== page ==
What ends up on the plate in our homes rarely (if ever) comes close to what you’ll find in a restaurant, and there are several reasons why.
To paraphrase Alton Brown, “salt makes food taste more like itself,” and in restaurants the cooks aren’t afraid to have a heavy hand with the salt shaker. They season every component of every dish, at every step of the cooking process, and only the most sensitive customers are likely to complain about a dish being too salty. Especially when cooking whole pieces of meat (like steaks or pork chops), always add a little more salt than you think they might need.
Ovens in restaurants are often blasting at full tilt all night, cranked up to 500 degrees or more. While not appropriate for every dish, high heat cooks things faster, develops a nice crust and deep browning, and puts the finishing touch on dishes prepared on the cooktop. It also can create a lot of splatter, so be prepared to clean your oven more often if you decide to use this technique at home.
You’d be amazed at the amount of shallots many restaurants go through. Shallots work in just about any savory dish, and have a milder flavor than onions or garlic. Dice them up and add them early on in the cooking process; they add a great depth of flavor.
Many fine restaurants make their own stocks with leftover vegetables, meat, and bones, and it adds a wallop of flavor to any dish, especially when reduced. If you’re looking to add an umami kick to your next dish, don’t forget about stock. When used to deglaze a frying pan and tightened up with a little butter, it’s the makings of a great sauce.
Fat is flavor, as they say, and at restaurants the easiest way to dial up flavor is by adding butter. You know that nutty flavor of those roasted vegetables, or the silky texture of that sauce? It’s all in the butter.
We eat with our eyes before our mouths, and restaurants spend a whole lot of time figuring out how a finished dish should look, from what kind of plate to use to which garnish pairs best. Put a little extra care into plating, and your guests will be very impressed.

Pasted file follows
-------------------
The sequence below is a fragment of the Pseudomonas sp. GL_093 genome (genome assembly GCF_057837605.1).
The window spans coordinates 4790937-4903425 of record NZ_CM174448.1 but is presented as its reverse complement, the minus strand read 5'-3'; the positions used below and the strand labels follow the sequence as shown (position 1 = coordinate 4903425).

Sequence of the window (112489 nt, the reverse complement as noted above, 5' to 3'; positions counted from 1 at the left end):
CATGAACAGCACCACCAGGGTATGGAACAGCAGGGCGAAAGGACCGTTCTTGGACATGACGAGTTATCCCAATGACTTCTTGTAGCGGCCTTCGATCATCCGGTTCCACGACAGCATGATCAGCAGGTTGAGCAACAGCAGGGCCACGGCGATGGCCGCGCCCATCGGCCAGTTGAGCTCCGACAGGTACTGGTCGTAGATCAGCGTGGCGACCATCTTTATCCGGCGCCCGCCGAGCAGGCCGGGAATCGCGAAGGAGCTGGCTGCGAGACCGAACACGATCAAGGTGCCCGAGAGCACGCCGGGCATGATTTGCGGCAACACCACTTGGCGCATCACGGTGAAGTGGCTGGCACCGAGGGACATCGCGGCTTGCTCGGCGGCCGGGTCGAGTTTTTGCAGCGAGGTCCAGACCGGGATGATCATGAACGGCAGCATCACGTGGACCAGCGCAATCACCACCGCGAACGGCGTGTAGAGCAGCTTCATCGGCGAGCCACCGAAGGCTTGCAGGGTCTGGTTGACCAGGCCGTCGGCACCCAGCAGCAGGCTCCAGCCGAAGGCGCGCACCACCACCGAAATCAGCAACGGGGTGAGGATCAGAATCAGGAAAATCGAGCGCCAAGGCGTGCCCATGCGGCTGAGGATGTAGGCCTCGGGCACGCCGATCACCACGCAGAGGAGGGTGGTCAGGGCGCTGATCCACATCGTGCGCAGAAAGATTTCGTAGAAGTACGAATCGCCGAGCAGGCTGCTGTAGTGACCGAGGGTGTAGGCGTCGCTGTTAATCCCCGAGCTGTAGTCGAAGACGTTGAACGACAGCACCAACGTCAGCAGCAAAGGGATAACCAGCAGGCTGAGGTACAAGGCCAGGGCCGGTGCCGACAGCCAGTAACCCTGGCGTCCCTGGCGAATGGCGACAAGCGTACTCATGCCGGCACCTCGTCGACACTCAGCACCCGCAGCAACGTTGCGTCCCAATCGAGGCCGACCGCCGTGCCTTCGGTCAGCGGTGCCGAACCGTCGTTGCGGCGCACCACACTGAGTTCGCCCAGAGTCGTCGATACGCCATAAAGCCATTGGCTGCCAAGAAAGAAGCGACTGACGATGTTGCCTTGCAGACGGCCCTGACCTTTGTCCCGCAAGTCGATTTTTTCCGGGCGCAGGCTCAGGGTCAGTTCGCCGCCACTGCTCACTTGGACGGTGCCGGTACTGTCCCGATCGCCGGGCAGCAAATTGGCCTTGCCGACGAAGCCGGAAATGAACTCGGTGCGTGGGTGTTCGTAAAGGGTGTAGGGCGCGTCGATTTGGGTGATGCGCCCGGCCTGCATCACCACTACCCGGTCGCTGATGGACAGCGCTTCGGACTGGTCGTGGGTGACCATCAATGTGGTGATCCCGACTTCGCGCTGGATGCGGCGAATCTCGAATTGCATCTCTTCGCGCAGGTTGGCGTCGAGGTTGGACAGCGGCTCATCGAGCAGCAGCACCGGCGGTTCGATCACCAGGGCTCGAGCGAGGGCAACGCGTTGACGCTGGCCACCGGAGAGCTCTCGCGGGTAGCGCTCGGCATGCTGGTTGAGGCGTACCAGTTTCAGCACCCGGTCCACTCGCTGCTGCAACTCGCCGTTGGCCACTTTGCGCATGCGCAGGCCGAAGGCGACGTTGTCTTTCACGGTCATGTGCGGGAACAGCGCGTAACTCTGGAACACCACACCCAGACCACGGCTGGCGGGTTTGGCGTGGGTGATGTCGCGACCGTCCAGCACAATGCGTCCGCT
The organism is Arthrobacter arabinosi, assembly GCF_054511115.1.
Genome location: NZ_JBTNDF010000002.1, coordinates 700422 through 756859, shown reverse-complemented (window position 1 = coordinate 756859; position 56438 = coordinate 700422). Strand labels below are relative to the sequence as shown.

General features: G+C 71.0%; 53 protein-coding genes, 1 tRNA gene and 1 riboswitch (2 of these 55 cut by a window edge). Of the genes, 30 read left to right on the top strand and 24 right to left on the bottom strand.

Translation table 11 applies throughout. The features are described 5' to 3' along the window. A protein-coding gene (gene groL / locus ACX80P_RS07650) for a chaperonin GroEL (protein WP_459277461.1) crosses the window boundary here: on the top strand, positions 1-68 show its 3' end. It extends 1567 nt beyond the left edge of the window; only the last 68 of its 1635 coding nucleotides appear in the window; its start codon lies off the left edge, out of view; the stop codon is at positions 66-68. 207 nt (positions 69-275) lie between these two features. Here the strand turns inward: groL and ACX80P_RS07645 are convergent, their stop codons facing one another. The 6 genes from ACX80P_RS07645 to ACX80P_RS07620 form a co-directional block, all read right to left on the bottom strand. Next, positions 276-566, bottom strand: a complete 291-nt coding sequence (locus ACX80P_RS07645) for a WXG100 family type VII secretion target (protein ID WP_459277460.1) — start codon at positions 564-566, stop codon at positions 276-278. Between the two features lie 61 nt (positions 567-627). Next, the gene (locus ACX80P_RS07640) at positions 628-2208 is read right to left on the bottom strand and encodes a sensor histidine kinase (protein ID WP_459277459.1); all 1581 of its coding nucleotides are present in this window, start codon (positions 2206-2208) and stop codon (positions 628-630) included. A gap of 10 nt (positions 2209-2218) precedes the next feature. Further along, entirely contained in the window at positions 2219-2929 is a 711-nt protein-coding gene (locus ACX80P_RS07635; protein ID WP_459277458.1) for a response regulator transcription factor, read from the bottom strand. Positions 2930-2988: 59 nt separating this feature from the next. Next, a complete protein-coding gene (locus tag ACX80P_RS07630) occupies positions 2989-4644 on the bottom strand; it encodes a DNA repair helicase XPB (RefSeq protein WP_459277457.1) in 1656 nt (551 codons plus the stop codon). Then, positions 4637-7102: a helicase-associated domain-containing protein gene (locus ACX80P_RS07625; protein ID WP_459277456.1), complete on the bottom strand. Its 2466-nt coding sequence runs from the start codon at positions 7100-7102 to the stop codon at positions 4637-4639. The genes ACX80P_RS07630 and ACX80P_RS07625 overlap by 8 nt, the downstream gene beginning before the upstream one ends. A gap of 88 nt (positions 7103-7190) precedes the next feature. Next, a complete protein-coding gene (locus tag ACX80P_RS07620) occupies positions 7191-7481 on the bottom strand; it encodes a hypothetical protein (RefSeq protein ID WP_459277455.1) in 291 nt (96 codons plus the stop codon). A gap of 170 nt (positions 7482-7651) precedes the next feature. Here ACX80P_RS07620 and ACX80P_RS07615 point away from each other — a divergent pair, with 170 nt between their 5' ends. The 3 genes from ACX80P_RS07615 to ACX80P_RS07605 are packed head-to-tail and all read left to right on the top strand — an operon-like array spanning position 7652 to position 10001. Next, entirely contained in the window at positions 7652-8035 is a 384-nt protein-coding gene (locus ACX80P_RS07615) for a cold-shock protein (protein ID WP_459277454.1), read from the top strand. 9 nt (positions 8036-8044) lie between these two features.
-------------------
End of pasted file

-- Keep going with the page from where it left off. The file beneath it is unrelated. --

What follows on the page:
Kitchen teams aren’t made of amateurs, and they know every little tip, trick, and hack to make their dishes look and taste perfect. From adding crushed pretzels into breading for that extra crunch, to infusing lemon verbena into the heavy cream, to brining fish and chicken, there are some things chefs learn along the way that no home cook would even think to do.
When you leave a meal to the professionals, of course you’re going to get a magnificently turned-out dish. From cutting vegetables evenly (which leads to even cooking) to knowing exactly how much of a specific ingredient to add to the pan at exactly the right moment, years of culinary school and on-the-job training can’t be faked.
When you open a jar of gravy and use it as a component in your “semi-homemade” meal, you’re adding ingredients like MSG and hydrolyzed soy protein into the mix. High-end restaurants don’t use corner-cutting techniques like that, and the results are obvious from the first bite.
In a professional restaurant kitchen, there’s generally a full team of cooks, and each one has a specific task. For example, to prepare a simple grilled piece of fish with white wine sauce and roasted vegetables, one cook cuts the vegetables, another cooks them, another grills the fish, another makes the sauce, and they all come together in perfect harmony on the plate because each cook is an expert at preparing that one component. At home, there’s usually only one cook in the kitchen, and it’s you. Don’t feel bad when you don’t measure up.